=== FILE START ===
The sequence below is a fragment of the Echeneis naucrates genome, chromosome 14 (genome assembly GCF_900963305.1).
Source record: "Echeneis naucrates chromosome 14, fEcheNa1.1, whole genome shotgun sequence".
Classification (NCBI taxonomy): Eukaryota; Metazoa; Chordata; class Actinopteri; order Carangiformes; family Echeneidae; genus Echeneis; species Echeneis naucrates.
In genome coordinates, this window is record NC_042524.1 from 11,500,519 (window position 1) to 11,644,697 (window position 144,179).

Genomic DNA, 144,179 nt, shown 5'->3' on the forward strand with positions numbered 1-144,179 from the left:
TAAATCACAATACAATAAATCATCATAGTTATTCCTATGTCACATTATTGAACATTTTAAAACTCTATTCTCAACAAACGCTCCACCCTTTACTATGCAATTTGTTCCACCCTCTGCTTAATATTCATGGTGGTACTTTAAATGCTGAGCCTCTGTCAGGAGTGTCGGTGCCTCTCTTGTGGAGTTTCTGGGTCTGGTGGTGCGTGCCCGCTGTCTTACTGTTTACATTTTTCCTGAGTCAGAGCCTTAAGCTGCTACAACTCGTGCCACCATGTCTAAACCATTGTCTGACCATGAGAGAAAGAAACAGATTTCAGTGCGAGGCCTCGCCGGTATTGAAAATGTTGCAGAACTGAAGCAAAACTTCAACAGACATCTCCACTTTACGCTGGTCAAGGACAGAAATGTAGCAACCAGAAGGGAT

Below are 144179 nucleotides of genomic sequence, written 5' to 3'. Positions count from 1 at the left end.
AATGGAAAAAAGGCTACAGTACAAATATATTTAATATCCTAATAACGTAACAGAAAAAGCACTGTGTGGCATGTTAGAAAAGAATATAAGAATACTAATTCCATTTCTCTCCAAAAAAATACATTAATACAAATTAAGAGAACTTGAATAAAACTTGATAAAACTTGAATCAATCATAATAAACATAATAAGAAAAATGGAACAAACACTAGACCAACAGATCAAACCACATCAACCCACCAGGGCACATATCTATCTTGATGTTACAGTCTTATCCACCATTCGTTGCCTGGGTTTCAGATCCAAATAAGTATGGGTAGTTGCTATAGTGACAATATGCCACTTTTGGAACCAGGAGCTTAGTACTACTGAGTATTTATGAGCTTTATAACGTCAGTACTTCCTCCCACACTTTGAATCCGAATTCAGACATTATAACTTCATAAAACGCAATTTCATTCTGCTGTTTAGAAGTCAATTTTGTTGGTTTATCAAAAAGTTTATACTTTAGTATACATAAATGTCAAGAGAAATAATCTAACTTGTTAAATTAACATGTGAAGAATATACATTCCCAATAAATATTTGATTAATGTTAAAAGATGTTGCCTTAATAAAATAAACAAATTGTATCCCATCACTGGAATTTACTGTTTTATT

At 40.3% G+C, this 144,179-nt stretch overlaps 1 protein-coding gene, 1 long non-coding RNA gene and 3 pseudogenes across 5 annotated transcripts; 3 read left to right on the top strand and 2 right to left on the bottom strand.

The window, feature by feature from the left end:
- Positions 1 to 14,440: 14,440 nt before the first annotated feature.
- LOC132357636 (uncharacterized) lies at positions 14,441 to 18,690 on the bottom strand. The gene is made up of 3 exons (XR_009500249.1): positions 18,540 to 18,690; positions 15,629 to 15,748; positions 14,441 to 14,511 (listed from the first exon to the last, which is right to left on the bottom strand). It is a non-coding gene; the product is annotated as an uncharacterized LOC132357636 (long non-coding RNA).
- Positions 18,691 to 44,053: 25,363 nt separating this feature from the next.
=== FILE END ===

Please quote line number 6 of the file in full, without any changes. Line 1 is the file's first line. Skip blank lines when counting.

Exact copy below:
TAAATCACAATACAATAAATCATCATAGTTATTCCTATGTCACATTATTGAACATTTTAAAACTCTATTCTCAACAAACGCTCCACCCTTTACTATGCAATTTGTTCCACCCTCTGCTTAATATTCATGGTGGTACTTTAAATGCTGAGCCTCTGTCAGGAGTGTCGGTGCCTCTCTTGTGGAGTTTCTGGGTCTGGTGGTGCGTGCCCGCTGTCTTACTGTTTACATTTTTCCTGAGTCAGAGCCTTAAGCTGCTACAACTCGTGCCACCATGTCTAAACCATTGTCTGACCATGAGAGAAAGAAACAGATTTCAGTGCGAGGCCTCGCCGGTATTGAAAATGTTGCAGAACTGAAGCAAAACTTCAACAGACATCTCCACTTTACGCTGGTCAAGGACAGAAATGTAGCAACCAGAAGGGAT